You now need to write a script for user maintenance. Write a script that will perform the following tasks: Prompt the system administrator for all valid input parameters Generate a menu to ask which task is needed to be performed Create a UNIX group Drop a UNIX group Create a user Drop a user Note that as part of the Create User section, a UNIX group many be identified that does not already exist, so that group will need to be created as part of the process. A third script that you need to write will kill all of the processes associated with a user. The following are the requirements: Prompt the system administrator for the target user name List the running processes for that user Confirm with the system administrator before killing the processes Kill the processes after confirmation It is very important to note with this task that you should only kill processes for a user and his or her running processes; do not arbitrarily kill running daemons. Include a discussion about the difference between user processes and daemons. What are daemons, and what are they used for? What are the consequences of killing a daemon using this script?

Script for User Maintenance

#!/bin/bash

# Function to create a UNIX group
create_group() {
read -p “Enter the name of the group to create: ” group_name
groupadd $group_name
}

# Function to drop a UNIX group
drop_group() {
read -p “Enter the name of the group to drop: ” group_name
groupdel $group_name
}

# Function to create a user and group if necessary
create_user() {
read -p “Enter the name of the user to create: ” user_name
read -p “Enter the name of the group for the user: ” group_name

# Check if the group already exists
if ! grep -q $group_name /etc/group; then
echo “Creating group: $group_name”
groupadd $group_name
fi

echo “Creating user: $user_name”
useradd -g $group_name $user_name
}

# Function to drop a user
drop_user() {
read -p “Enter the name of the user to drop: ” user_name
userdel $user_name
}

# Main menu
while true; do
echo “1. Create a UNIX group”
echo “2. Drop a UNIX group”
echo “3. Create a user”
echo “4. Drop a user”
echo “5. Exit”

read -p “Enter your choice: ” choice

case $choice in
1) create_group ;;
2) drop_group ;;
3) create_user ;;
4) drop_user ;;
5) exit ;;
*) echo “Invalid choice. Please try again.” ;;
esac
done

Script for killing user processes

#!/bin/bash

# Function to list running processes for a user
list_processes() {
read -p “Enter the target user name: ” user_name
ps -u $user_name
}

# Function to kill running processes for a user
kill_processes() {
read -p “Enter the target user name: ” user_name

echo “The following processes are running for the user: $user_name”
ps -u $user_name

read -p “Are you sure you want to kill these processes? (y/n): ” confirm

if [ $confirm == “y” ]; then
pkill -u $user_name
echo “Processes killed successfully.”
else
echo “Processes not killed.”
fi
}

# Main menu
while true; do
echo “1. List running processes for a user”
echo “2. Kill processes for a user”
echo “3. Exit”

read -p “Enter your choice: ” choice

case $choice in
1) list_processes ;;
2) kill_processes ;;
3) exit ;;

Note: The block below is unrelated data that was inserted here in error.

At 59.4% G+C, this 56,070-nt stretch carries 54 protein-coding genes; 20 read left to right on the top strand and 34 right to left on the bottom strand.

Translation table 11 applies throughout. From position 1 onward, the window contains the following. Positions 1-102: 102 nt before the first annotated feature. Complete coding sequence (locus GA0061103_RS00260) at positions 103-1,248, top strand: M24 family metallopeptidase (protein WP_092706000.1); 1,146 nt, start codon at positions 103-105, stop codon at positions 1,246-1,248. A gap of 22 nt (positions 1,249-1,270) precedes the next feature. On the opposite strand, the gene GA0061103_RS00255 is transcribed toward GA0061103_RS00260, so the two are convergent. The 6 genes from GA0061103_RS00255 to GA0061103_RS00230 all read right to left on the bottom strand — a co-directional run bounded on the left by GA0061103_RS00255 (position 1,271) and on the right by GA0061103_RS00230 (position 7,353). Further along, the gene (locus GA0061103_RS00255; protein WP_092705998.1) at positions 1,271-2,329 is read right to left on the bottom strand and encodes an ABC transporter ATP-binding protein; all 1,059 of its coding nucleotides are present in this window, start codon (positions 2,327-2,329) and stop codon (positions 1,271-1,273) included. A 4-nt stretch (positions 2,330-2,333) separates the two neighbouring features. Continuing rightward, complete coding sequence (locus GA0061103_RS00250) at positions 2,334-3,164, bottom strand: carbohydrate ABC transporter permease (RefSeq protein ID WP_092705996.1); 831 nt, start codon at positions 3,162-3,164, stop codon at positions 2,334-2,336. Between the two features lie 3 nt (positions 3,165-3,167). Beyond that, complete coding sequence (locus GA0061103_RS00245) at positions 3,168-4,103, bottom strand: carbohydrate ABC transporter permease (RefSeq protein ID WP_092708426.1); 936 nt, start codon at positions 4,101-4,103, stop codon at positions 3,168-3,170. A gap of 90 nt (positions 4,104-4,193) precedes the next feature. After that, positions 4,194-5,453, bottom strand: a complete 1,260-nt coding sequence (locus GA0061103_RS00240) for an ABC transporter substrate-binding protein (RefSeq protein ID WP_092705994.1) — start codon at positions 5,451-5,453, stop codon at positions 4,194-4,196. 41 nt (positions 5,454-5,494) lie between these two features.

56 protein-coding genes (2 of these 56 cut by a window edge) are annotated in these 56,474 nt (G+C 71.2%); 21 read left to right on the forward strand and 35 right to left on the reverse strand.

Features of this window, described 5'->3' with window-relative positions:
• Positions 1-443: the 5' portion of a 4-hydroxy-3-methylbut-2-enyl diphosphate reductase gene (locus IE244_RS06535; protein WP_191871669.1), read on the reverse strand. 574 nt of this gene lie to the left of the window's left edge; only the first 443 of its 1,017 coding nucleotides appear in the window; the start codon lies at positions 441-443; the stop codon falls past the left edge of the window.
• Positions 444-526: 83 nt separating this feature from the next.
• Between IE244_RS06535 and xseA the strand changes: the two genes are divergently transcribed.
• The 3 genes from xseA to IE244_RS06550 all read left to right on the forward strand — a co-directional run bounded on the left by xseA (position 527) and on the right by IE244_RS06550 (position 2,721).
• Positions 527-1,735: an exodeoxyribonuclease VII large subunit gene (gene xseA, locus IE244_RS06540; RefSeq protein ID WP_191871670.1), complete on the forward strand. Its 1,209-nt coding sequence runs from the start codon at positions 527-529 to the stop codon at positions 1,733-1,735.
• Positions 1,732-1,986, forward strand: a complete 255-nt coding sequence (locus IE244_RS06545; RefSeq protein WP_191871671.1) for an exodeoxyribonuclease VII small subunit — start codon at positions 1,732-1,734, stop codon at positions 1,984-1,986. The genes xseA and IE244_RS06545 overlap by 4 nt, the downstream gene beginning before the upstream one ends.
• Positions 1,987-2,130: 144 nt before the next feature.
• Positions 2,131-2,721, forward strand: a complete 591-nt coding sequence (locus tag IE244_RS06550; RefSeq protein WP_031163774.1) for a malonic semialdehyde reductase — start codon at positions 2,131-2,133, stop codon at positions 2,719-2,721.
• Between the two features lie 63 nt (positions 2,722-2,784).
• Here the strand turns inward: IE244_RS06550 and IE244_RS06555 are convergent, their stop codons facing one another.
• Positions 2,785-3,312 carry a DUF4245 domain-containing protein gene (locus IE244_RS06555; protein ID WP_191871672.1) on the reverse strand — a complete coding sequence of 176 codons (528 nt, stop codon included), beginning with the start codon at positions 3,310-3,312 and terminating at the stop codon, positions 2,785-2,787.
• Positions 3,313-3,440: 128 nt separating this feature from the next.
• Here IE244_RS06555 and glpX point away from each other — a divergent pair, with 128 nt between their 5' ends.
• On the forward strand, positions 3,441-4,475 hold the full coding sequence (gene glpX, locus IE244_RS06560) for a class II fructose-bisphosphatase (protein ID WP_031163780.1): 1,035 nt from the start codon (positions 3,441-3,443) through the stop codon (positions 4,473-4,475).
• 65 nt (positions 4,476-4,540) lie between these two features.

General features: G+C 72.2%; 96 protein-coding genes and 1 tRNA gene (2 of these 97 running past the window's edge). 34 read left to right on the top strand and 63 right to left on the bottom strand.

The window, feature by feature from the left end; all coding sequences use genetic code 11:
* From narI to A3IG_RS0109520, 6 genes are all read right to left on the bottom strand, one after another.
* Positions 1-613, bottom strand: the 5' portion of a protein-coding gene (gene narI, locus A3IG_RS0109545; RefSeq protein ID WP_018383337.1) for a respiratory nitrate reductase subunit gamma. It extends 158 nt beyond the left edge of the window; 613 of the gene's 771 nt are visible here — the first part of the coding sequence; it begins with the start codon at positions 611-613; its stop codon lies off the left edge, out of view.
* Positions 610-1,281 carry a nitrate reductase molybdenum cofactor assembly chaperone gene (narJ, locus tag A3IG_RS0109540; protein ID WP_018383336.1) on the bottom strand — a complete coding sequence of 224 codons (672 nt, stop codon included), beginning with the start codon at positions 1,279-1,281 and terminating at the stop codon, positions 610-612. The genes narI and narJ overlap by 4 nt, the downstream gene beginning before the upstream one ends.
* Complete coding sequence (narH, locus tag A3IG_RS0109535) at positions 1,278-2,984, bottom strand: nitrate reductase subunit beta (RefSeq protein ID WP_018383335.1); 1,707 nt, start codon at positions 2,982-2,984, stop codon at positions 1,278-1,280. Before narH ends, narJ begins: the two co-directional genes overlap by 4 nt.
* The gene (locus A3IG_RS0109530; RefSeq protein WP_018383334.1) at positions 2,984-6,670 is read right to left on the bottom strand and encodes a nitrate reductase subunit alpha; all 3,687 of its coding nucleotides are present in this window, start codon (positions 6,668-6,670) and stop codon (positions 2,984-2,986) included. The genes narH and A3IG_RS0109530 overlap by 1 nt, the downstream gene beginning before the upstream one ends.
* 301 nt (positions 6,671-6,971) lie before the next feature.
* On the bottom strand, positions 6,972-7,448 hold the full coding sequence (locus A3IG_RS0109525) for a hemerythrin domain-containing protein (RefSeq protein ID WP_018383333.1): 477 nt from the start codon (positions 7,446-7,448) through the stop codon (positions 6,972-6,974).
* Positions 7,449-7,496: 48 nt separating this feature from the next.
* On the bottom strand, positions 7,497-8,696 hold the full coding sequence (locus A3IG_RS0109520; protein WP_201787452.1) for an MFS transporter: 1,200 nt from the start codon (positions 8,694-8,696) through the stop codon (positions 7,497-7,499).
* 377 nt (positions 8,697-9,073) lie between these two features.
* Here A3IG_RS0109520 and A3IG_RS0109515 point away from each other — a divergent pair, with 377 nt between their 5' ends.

*) echo “Invalid choice. Please try again.” ;;
esac
done

Discussion:

In the context of system administration, user processes and daemons are two distinct types of running processes.

User processes are created by regular users when they execute programs or tasks on a system. These processes are associated with the user who initiated them and have limited privileges. They typically interact with the user’s environment and perform tasks on behalf of the user. Examples of user processes include running a command in the terminal or executing an application.

Daemons, on the other hand, are background processes that run independently of user interactions. They are typically started during system boot and continue running until the system shuts down. Daemons are often responsible for providing services or performing tasks that do not require user intervention. Examples of daemons include web servers, database servers, and system monitoring tools.

Killing a user process using the provided script will terminate the specific process associated with the user. This action can be useful in situations where a user process becomes unresponsive or consumes excessive resources. However, it is important to note that killing a daemon using this script can have severe consequences.

Daemons are designed to run continuously and serve specific functions for the system. Killing a daemon abruptly can result in service disruptions, data corruption, or system instability. It is recommended to use proper administrative tools and methods to manage and control daemons, rather than relying on generic process termination scripts.

In summary, user processes are created by users and serve their individual tasks, while daemons are background processes that provide system services. Killing a user process helps resolve specific issues with that process, while killing a daemon can have serious consequences on system functionality. System administrators should exercise caution and consider the impact before terminating any running processes.

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